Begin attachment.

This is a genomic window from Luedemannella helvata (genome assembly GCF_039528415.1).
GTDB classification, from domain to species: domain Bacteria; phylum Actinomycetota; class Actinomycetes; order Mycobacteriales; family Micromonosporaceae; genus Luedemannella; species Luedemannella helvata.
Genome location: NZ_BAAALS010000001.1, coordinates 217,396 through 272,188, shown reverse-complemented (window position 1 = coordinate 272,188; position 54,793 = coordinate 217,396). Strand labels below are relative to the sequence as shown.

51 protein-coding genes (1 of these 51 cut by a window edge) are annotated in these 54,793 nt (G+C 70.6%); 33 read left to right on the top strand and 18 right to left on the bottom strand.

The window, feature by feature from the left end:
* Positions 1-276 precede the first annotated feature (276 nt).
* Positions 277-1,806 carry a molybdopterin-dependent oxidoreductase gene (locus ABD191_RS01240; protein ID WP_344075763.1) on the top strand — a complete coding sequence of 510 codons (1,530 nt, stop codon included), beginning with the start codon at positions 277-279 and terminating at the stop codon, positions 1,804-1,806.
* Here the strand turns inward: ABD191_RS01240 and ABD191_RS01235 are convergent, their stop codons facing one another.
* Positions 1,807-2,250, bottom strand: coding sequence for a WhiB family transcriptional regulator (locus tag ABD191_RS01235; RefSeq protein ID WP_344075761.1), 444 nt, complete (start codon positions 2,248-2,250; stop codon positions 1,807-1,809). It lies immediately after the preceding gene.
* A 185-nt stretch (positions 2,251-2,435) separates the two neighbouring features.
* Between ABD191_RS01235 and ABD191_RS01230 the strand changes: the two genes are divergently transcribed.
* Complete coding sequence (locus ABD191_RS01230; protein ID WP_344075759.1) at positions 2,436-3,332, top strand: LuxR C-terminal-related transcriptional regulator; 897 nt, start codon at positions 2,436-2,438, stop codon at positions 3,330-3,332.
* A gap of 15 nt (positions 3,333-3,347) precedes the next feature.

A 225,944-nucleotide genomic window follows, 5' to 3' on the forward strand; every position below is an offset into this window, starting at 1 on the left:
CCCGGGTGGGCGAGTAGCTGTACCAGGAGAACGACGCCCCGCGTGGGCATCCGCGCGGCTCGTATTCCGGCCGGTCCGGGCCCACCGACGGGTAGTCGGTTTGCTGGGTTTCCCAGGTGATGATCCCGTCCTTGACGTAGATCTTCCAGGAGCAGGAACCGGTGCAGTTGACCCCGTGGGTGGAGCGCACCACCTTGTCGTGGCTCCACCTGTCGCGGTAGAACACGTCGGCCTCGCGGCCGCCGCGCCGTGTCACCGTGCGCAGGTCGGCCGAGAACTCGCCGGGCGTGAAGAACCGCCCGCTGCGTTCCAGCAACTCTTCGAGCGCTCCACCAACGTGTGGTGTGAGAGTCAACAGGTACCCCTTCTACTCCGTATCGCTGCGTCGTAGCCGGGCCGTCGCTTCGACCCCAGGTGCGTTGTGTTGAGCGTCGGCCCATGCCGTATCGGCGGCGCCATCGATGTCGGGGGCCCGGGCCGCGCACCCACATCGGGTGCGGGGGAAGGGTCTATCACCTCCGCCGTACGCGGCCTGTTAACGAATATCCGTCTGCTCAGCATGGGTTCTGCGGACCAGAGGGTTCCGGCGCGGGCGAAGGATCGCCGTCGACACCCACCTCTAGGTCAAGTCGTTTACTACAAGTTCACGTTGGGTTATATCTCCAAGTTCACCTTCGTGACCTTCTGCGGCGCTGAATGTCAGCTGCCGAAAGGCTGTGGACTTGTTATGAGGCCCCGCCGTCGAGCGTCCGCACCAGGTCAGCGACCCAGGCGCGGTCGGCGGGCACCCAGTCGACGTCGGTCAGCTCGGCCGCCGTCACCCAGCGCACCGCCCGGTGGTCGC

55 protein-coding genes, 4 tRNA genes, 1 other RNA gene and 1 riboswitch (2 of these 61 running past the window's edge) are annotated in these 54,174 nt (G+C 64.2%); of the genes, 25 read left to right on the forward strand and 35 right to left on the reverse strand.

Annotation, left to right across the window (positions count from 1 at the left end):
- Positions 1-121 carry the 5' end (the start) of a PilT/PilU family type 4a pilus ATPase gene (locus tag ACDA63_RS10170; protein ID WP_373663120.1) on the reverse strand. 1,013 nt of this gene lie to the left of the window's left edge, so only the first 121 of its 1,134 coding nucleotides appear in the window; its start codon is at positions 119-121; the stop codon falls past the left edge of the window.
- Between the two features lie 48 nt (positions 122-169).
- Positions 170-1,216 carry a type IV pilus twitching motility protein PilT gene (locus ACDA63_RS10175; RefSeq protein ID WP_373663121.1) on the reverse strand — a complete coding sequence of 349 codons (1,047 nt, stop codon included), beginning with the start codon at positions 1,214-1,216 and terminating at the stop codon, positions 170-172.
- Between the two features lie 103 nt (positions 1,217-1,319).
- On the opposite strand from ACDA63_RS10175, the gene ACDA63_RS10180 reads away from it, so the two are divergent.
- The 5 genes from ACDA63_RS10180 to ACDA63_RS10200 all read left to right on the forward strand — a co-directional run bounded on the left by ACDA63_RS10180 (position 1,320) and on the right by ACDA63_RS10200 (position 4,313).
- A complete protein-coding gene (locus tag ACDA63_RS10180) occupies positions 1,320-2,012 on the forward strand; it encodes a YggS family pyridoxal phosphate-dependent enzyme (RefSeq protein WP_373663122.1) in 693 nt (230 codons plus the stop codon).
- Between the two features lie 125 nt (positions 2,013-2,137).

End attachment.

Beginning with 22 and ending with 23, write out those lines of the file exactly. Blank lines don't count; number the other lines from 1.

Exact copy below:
- On the opposite strand from ACDA63_RS10175, the gene ACDA63_RS10180 reads away from it, so the two are divergent.
- The 5 genes from ACDA63_RS10180 to ACDA63_RS10200 all read left to right on the forward strand — a co-directional run bounded on the left by ACDA63_RS10180 (position 1,320) and on the right by ACDA63_RS10200 (position 4,313).